Is it necessary for the analysis to produce ‘correct’ results, or can a percentage change suffice? You may already have a successful product with ambiguous loading requirements that you’d like to modify. It could, for example, be a coil spring from a car suspension. Without knowing the stress that the spring is subjected to on the car, a comparative analysis may be used to determine whether design changes to the shape (for example) will improve or degrade the unit’s performance.


Benefits of FEA (Finite Element Analysis)

The benefits of the Finite Element Analysis Process are not limited to design efficiency and cost savings; FEA also solves the following questions:

  • What would it be worth to your company if you could foresee probable failures before releasing a product?
  • What impact will this have on the customer’s impression of your product?
  • What impact might fewer warranty claims have on your cash flow?
  • What if you could cut your prototype and testing expenditures in half or even a quarter? How much faster could you get your product to market?
  • What kind of financial impact would that have on you?
  • Would knowing if your structure or product can bear operating loads be useful to you? Will the distortion be permanent? Will buckling or vibrations be an issue in the future?
  • Is it possible to save money by reducing the amount of material used?

FEA is a crucial phase that you can simply incorporate into your development plan. It will save you time and money by revealing issues and discovering solutions during the design process of your product before any materials are ordered.

Advantages of FEA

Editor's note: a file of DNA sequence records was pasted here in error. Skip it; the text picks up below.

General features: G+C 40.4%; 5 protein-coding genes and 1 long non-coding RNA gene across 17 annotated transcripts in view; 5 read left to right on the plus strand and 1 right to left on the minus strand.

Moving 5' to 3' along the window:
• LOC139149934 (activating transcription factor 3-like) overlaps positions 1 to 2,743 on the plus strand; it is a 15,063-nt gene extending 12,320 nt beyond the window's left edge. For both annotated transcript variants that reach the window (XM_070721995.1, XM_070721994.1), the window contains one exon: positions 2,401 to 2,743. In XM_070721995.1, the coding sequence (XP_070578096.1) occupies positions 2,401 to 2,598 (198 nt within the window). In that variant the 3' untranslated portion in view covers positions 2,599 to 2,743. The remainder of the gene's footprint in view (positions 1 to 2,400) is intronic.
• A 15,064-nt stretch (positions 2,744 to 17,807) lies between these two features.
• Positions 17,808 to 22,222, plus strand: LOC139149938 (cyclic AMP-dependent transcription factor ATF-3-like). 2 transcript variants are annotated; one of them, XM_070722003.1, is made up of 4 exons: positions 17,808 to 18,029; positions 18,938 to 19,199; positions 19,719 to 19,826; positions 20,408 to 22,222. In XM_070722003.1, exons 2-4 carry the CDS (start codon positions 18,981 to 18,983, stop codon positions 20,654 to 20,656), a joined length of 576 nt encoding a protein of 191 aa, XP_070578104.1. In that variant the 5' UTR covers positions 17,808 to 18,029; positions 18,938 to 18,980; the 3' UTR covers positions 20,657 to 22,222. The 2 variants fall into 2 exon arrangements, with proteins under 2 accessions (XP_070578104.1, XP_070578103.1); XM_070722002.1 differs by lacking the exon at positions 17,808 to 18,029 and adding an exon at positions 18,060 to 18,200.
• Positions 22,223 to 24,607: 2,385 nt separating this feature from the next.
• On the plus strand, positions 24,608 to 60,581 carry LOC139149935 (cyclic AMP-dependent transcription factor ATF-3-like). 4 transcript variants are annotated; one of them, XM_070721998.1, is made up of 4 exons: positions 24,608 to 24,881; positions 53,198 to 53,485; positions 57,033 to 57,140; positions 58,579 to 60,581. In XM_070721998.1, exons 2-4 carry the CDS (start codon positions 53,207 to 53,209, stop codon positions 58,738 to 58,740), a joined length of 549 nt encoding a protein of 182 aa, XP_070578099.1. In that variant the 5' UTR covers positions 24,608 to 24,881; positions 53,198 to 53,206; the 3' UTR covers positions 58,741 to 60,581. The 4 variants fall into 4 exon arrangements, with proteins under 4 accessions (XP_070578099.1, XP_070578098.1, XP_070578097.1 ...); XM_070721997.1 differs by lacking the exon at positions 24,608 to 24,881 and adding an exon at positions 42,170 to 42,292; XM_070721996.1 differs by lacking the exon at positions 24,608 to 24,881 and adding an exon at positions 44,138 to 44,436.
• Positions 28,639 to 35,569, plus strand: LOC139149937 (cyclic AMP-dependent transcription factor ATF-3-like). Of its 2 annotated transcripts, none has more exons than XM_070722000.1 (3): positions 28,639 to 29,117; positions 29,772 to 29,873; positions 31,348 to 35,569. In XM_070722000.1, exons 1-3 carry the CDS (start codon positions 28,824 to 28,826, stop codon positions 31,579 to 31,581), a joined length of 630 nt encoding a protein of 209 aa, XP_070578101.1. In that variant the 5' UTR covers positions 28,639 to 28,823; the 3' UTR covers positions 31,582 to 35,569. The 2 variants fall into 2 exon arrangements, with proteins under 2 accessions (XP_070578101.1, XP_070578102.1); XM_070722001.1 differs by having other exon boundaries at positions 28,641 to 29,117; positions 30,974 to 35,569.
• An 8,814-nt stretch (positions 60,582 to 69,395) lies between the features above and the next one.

• Make sure your design is on track during the design process,
  • Verify calculations when manual calculations are too complicated,
  • Optimize stress, mass, heat, and other variables before the project’s production stage to achieve optimum results.
  • Obtain a better understanding of structural behavior and, as a result, eliminate uncertainty during the design phase.

Things to consider about FEA

  • Engineers use FEA to simulate how a product would respond in real-world settings to expected loading conditions.
  • If you’re creating a new product, think about how you can include FEA in the process.
  • Before prototyping, you can use FEA to test your design for stress, vibration, buckling, fatigue, and heat.
  • There are several different forms of FEA. Which type to employ is determined by the nature of your product, the materials used, how it will be created, and how it will be used.
  • If you’ve decided to have an FEA performed on your design, make sure you hire an experienced analyst and know exactly what you want to accomplish. It is necessary to have a goal.
  • Don’t be fooled by the nice pictures. Because FEA results are readily misconstrued, hand calculations and physical testing should be used to verify them.
  • Although the software has become more affordable, the competence necessary to do an accurate and trustworthy FEA has not changed.

INDOVANCE Inc provides Top-Notch structural stress analysis, piping stress analysis & FEA services, assuring structural and functional integrity for the safe and optimal design of systems. With Two decades of CAD & engineering experience enables us to help clients resolve their most challenging technical, design, and engineering problems and implement competitive and cost-effective solutions for optimizing the design of structures.

Our team of experienced FEA specialists and technically sound engineers use cutting-edge structural stress analysis software and tools to deliver an accurate and credible analysis of various components that may have an effect or impact on the efficiency, performance, and life cycle of the structure.

For more queries regarding any of the above-mentioned topics, feel free to connect with us on our website www.indovance.com , or contact us on +1-919-238-4044